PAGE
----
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by Symbios

When attempting to plan a ritual for a large number of people, several considerations present themselves. The ritual must be simple enough for celebrants to be led from one point in the ritual to the next, and occasionally herded from one location to another. The ritual must demand enough participation that everyone feels involved, but not so much that it takes forever to do. Finally, it should take into consideration the amount of power that a large group can raise, focusing and directing it properly.

The following ritual was inspired by ancient Greek friezes of processions bearing sacrifices to the shrines of the Gods, and was originally performed at Merry Meet 1995, the annual Grand Council of the Covenant of the Goddess. It was intended to be a ritual of thanksgiving, in which the Goddess in her many aspects would receive sacrifice and praise for all the blessings in our lives. We offer it here as it is a good, easily modified model for large group workings. Text within the ritual is a mixture of original material and snippets taken from various Golden Dawn rituals.

Necessary preparations were minimal. A medium-sized bonfire was lit in the center of the field where the ritual was to take place. Next to the fire, a brazier (i.e., large grill) was prepared with eighty pounds of charcoal, lit sufficiently far in advance that the fire had died back, leaving only a bed of hot coals remaining for the ritual. All celebrants were told well in advance to bring a handful of sweet resin incense (frankincense, copal, benzoin, etc.) to the ritual.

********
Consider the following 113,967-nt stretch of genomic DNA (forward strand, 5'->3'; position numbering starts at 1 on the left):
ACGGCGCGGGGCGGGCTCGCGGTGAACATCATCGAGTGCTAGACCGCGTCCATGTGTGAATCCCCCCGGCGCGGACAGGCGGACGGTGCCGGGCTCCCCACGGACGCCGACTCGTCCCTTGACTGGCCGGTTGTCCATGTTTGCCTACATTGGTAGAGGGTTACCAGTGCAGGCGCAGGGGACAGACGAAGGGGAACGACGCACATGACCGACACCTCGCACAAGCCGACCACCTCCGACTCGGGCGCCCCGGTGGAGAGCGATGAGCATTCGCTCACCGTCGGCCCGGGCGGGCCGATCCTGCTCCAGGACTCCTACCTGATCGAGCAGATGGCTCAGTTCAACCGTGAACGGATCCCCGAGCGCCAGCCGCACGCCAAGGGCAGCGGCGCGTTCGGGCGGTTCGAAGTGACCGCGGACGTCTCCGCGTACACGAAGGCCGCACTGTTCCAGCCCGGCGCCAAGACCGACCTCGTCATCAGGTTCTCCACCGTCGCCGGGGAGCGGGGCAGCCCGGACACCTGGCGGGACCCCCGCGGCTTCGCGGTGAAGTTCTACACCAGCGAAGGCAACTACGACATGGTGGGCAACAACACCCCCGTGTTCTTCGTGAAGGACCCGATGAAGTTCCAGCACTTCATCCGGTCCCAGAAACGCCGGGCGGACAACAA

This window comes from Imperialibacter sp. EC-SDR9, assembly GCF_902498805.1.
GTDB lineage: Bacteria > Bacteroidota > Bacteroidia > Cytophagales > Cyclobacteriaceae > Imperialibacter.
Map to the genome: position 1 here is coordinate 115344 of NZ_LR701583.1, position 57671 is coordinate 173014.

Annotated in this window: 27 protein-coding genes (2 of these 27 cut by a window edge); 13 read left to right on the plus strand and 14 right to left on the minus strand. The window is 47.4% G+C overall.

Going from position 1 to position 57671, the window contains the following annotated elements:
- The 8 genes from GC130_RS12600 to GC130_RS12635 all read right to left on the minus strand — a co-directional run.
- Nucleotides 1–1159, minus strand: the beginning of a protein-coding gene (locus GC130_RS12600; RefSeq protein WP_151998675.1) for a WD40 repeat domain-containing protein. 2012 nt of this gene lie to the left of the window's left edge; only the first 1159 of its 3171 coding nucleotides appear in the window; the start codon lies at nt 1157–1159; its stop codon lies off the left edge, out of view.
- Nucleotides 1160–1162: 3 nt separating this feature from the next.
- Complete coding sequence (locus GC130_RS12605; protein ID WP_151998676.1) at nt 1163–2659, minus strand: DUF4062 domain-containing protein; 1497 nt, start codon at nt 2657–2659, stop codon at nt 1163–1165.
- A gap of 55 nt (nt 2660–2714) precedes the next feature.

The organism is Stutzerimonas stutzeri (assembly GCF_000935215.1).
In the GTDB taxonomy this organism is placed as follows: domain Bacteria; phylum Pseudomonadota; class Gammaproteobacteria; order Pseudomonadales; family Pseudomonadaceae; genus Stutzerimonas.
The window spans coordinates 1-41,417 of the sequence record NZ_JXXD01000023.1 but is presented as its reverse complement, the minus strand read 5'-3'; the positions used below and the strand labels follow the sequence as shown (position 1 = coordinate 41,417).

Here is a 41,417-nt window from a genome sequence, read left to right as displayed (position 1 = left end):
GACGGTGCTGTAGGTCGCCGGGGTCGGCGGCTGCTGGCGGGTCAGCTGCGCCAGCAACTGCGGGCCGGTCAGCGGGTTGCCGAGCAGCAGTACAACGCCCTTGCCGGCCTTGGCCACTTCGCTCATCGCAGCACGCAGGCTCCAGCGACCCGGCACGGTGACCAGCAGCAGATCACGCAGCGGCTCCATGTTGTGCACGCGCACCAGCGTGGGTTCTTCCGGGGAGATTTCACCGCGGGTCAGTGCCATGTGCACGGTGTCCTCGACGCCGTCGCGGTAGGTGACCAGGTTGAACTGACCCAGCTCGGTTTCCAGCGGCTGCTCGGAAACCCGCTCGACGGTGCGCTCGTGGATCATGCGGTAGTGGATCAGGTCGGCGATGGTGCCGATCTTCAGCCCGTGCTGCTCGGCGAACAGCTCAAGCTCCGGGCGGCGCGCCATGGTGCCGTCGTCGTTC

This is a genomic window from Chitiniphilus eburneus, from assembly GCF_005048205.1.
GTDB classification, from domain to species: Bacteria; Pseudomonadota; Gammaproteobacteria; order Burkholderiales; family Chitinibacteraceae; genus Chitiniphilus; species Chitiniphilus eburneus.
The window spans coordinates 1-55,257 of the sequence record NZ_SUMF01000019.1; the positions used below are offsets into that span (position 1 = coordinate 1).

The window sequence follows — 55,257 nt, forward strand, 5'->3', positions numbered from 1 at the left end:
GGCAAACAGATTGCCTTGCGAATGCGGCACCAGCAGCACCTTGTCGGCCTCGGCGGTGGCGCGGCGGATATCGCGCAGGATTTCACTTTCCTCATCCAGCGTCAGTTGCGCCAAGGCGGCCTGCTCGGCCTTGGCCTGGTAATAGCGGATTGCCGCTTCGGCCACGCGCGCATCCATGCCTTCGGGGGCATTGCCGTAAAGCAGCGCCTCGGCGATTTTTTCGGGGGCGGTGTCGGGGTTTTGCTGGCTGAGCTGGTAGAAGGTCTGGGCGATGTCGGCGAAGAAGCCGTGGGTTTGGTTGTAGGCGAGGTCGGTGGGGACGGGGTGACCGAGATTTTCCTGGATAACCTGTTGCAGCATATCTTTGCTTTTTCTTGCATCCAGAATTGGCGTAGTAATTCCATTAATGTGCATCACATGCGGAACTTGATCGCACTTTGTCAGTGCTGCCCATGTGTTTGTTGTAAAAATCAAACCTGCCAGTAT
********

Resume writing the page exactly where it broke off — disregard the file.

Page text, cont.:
At twilight, a procession was formed as follows: The High Priestess bearing a sword or athame; two Purificatory Officers bearing a bowl of water and burning incense; Officers of the Sacrifice bearing wine and bread; Lectors bearing scrolls with the Names of the Goddess; Priests and Priestesses of the Chorus; drummers; all followed by the four Officers of the Quarters. The procession wound its way through the camp, picking up celebrants along the way. When the procession reached the ritual site, the High Priestess led everyone three times around the ritual area, casting the circle as she went. All other officers purified the circle and lent the energy to the casting as they followed. At the conclusion of the circle casting, the celebrants stood at the circle's edge and the officers moved into the following formation: The High Priestess and Officers of the Sacrifice stood beside the bonfire. The Lectors flanked the brazier. The members of the Chorus and the Purificatory Officers stood in a double column stretching between the brazier and the edge of the circle.

The Officers of the Quarters moved to their respective Quarters on the periphery of the circle, then invoked the Watchtowers. When their invocations were completed, the High Priestess said;

My sisters and brothers, tonight we gather to give thanks for the multitude of blessings in our lives...